Choosing the best word or phrase for a given context from among candidate near-synonyms, such as “slim” and “skinny”, is something that human writers, given some experience, do naturally; but for choices with this level of granularity, it can be a difficult selection problem for computers.
Researchers from Macquarie University in Australia have published an article in the journal Natural Language Engineering, investigating whether they could use machine learning to re-predict a particular choice among near-synonyms made by a human author – a task known as the lexical gap problem.
They used a supervised machine learning approach to this problem in which the weights of different features of a document are learned computationally. Through using this approach, the computers were able to predict synonyms with greater accuracy and reduce errors.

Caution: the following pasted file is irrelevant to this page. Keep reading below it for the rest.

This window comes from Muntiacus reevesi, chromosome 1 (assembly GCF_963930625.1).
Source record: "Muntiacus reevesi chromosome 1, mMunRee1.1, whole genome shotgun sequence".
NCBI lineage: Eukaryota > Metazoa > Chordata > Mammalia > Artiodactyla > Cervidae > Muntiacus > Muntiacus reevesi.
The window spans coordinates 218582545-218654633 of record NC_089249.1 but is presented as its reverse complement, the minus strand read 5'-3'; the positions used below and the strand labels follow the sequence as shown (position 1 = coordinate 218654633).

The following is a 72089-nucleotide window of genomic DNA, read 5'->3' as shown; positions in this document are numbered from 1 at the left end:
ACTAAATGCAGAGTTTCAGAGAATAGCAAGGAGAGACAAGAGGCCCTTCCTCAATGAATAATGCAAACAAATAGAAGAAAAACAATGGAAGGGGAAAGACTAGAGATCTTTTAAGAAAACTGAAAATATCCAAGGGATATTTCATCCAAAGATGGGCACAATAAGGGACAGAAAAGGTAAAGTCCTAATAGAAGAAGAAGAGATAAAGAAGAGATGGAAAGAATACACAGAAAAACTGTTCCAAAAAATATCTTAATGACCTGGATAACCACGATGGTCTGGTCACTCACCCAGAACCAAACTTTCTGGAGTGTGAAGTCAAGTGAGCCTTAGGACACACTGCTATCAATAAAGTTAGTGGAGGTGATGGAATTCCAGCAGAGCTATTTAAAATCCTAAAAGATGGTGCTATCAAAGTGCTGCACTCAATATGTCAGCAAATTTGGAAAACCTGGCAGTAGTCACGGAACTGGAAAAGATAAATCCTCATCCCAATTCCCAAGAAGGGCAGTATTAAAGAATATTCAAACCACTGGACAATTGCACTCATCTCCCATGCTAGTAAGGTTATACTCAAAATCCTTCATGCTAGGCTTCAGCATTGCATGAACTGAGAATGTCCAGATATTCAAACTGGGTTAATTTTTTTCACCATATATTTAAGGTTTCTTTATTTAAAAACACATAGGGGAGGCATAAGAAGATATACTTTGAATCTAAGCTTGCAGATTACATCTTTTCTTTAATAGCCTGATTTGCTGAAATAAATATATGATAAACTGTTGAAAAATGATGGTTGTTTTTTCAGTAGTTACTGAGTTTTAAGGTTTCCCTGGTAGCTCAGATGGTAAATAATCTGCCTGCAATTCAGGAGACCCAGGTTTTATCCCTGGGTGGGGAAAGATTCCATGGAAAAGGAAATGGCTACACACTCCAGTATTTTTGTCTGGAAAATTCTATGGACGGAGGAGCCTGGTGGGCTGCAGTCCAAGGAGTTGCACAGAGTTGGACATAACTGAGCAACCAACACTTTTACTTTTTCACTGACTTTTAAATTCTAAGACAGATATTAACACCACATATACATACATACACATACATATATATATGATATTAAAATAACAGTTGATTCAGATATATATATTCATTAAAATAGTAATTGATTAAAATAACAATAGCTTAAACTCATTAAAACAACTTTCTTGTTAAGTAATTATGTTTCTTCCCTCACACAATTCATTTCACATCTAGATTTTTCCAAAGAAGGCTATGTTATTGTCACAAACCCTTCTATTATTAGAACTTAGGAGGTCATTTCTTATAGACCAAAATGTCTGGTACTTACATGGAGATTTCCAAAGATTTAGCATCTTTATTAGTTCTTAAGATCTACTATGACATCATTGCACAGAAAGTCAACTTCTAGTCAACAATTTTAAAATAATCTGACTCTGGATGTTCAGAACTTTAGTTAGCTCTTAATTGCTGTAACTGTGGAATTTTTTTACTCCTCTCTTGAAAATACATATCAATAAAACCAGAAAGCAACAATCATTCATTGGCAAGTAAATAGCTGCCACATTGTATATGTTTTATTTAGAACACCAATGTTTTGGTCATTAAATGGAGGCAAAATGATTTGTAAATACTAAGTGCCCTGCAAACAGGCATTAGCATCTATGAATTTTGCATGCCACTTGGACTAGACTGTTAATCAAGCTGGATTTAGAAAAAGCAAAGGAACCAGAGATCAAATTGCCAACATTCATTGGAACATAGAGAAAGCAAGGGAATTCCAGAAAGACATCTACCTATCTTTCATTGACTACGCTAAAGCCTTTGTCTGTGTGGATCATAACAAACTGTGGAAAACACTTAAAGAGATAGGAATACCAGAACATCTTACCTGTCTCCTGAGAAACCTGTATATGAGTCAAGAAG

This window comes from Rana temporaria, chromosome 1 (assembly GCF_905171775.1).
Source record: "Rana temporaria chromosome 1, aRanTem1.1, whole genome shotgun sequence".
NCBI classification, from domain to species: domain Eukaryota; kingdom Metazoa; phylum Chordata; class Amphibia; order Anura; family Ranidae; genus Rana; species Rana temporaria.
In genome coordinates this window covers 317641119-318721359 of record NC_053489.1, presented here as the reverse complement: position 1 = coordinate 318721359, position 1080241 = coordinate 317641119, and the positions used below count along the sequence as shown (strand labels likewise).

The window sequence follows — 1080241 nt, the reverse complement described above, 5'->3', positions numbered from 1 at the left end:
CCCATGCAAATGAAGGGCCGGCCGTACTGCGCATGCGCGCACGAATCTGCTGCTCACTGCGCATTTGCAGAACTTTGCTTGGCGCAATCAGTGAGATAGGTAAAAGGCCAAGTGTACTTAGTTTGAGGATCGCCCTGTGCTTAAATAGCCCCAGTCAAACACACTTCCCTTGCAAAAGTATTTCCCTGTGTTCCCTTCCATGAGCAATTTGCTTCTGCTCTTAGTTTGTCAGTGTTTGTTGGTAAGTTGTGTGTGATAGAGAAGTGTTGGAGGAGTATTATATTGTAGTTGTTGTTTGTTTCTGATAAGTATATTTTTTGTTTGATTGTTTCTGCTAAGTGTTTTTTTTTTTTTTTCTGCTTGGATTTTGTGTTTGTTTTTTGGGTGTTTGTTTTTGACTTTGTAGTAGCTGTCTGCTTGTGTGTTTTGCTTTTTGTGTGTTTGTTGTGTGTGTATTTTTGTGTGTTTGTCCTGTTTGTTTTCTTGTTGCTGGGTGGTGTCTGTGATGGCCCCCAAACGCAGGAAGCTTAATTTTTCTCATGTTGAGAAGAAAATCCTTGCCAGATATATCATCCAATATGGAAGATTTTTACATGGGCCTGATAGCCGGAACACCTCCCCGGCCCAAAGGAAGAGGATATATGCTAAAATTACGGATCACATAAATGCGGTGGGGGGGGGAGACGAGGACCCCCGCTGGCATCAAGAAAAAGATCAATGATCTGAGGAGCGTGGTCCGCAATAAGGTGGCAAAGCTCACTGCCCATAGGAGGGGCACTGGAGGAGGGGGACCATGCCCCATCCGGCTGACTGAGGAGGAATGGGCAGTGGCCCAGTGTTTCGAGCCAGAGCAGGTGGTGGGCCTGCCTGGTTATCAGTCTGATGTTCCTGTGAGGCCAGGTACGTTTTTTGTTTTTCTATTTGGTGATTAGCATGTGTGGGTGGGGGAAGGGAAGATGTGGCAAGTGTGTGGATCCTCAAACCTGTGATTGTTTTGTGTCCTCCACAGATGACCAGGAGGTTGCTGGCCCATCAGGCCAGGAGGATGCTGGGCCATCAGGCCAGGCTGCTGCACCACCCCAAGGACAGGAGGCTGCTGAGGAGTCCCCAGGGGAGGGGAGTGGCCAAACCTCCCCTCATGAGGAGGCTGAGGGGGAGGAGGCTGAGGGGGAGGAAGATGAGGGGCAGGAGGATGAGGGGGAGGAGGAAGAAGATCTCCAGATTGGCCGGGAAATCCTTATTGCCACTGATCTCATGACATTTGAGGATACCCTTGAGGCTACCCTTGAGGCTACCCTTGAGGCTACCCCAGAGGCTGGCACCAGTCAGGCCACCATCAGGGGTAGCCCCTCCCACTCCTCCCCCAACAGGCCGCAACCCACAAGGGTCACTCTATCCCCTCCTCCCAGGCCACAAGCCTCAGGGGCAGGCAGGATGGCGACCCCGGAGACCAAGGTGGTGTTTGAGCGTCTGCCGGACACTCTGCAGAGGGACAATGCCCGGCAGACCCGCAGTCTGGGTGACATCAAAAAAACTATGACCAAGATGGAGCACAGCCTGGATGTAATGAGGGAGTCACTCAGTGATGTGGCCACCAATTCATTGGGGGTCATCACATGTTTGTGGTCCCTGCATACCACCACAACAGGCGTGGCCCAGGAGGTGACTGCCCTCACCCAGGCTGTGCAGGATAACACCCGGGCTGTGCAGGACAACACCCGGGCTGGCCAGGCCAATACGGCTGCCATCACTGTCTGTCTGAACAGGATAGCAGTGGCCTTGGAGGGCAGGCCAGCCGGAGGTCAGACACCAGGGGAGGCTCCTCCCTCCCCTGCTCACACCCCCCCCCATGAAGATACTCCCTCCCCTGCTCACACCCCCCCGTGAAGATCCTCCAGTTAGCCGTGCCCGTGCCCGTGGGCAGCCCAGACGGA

The initial approach solidly outperformed some standard baselines, and predictions of synonyms made using a small window around the word outperformed those made using a wider context (such as the whole document).
However, they found that this was not the case uniformly across all types of near-synonyms. Those that embodied connotational or affective differences — such as “slim” versus “skinny”, with differences in how positively the meaning is presented — behaved quite differently, in a way that suggested that broader features related to the ‘tone’ of the document could be useful, including document sentiment, document author, and a distance metric for weighting the wider lexical context of the gap itself (For instance, if the chosen near-synonym was negative in sentiment, this might be linked to other expressions of negative sentiment in the document).
The distance weighting was particularly effective, resulting in a 38% decrease in errors, and these models turned out to improve accuracy not just on affective word choice, but on non-affective word choice also.